Congress passed the Indian Removal Act in 1830 which forced approximately 100,000 Cherokees, Chickasaws, Choctaws, Creeks, and Seminoles to move from their homeland in the South to Oklahoma from 1830 to 1850. Approximately 3,500 Creeks died in Alabama during the removal.
My most emotional moment was watching those who came from out of state and made the walk for the first time. Watching them put their hands on the Tuscumbia Landing historical sign and realizing that this was the site that their ancestors left on their forced removal in 1830 to Oklahoma.
We took the trail from the parking lot down to the site of Tuscumbia Landing. All that is left of the building blown up by Union forces during the war is the foundation. The path of the railroad bed can still be seen, the tracks are long gone along with the oxen, horses and mules that pulled the first train. As I walked around the foundation and looked down the site of the track, I imagined what history this site saw, and what the Indians felt as they were removed from their homeland forever. A light rain started falling. I pulled out a plastic bag to wrap my camera in to protect it. After a couple of minutes, the rain went away.
The time came and everyone formed a circle. Robert Thrower was at the head of the circle started talking about his feelings and thoughts about what happened during the removal and the connections he had to Tuscumbia. Next representatives of each Tribe present shared their thoughts. A prayer was said at the end and it was time to start The Walk to Tuscumbia. The two mile walk started in silence by all for the first mile of our journey. The trolley followed behind for any who grew weary and couldn’t continue. The lead walker would rotate as we walked along. As we neared the city limits of Tuscumbia a buzzard circled. Then some one started singing in the native tongue. The chant continued until Oka Kapassa was reached. The walk finished as it had started, in prayer.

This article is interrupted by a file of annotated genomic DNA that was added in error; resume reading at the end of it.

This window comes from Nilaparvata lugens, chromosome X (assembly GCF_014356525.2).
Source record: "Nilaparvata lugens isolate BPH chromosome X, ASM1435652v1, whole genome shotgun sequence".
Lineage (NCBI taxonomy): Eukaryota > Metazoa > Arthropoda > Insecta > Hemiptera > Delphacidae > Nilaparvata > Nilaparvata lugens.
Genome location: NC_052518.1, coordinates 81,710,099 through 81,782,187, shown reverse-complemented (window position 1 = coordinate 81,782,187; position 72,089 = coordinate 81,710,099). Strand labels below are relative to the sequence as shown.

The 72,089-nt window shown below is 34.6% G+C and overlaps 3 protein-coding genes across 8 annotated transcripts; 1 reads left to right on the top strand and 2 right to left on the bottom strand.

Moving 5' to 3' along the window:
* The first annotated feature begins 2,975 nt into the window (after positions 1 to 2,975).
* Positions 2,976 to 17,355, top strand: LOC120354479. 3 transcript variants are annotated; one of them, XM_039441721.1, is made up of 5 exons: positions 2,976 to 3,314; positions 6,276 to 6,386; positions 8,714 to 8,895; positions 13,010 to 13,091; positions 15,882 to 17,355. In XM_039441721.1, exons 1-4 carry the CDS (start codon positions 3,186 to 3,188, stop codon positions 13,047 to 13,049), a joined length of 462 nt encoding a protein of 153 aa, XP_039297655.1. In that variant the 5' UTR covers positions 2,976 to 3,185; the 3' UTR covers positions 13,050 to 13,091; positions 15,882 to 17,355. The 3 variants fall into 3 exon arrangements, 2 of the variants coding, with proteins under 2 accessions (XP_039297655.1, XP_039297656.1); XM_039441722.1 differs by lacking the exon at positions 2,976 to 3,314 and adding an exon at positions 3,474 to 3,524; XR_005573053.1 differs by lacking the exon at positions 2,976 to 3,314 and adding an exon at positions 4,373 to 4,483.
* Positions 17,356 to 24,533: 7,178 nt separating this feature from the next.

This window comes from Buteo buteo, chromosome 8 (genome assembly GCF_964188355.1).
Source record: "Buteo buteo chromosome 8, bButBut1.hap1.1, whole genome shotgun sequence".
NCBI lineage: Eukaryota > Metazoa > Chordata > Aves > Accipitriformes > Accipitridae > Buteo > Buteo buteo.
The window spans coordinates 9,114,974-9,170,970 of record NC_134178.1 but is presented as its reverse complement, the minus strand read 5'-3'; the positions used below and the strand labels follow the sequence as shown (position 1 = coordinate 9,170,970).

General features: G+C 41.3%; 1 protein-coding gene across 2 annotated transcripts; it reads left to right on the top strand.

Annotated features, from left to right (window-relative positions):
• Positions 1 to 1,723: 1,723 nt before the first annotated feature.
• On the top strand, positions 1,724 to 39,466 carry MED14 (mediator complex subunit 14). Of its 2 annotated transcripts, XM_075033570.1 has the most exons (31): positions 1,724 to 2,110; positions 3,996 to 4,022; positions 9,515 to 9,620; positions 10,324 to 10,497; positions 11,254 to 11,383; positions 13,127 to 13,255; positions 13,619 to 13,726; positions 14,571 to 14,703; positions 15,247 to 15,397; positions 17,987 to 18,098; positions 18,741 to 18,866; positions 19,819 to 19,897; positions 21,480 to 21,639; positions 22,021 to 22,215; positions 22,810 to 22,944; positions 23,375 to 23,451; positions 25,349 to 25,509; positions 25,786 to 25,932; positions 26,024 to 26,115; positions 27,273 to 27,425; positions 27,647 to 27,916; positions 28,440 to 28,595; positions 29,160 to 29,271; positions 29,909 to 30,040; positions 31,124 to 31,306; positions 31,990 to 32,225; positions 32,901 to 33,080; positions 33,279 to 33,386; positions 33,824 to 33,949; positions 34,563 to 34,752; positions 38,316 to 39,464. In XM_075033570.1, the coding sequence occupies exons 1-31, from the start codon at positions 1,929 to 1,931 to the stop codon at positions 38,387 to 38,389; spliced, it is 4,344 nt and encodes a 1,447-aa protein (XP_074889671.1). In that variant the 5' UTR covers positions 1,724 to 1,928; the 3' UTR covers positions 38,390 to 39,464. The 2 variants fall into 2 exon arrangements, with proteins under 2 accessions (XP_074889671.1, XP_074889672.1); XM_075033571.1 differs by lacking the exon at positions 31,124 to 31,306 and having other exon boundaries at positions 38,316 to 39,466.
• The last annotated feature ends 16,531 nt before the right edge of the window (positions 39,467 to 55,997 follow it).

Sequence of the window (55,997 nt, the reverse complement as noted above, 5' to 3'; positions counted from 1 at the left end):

Annie Cooer’s thoughts about the walk: “Each year The Walk begins in memorial and ends in celebration. We do not plan what happens and this year was no exception. Each person spoke from their hearts including the Chickasaws, the Seminole, Creek and the Euchee. I found the songs both touching and inspiring. Rain was on most peoples minds and many brought their umbrella. Bob Perry, an elder with the Chickasaw Nation, spoke of the power of prayer and assured the crowd that it would not rain. It did not. A hawk flew over the walkers as if he was the escort and circled Spring Park as the participants arrived to find the crowd waiting to greet them. The group Inguinity played the song “Removal” in salute as the walkers returned. The Walk ended in Amazing Grace sung by the Chickasaw People.”
Rickey Butch Walker had the following thoughts: “As I walked past the huge oaks that line the old Coosa Path and the first rail line west of the Appalachians that led many of our Indian ancestors to Tuscumbia Landing, I wondered what these trees would say if they could talk; many tears were dropped Saturday, but I know many more were dropped by the people forced from their homes!”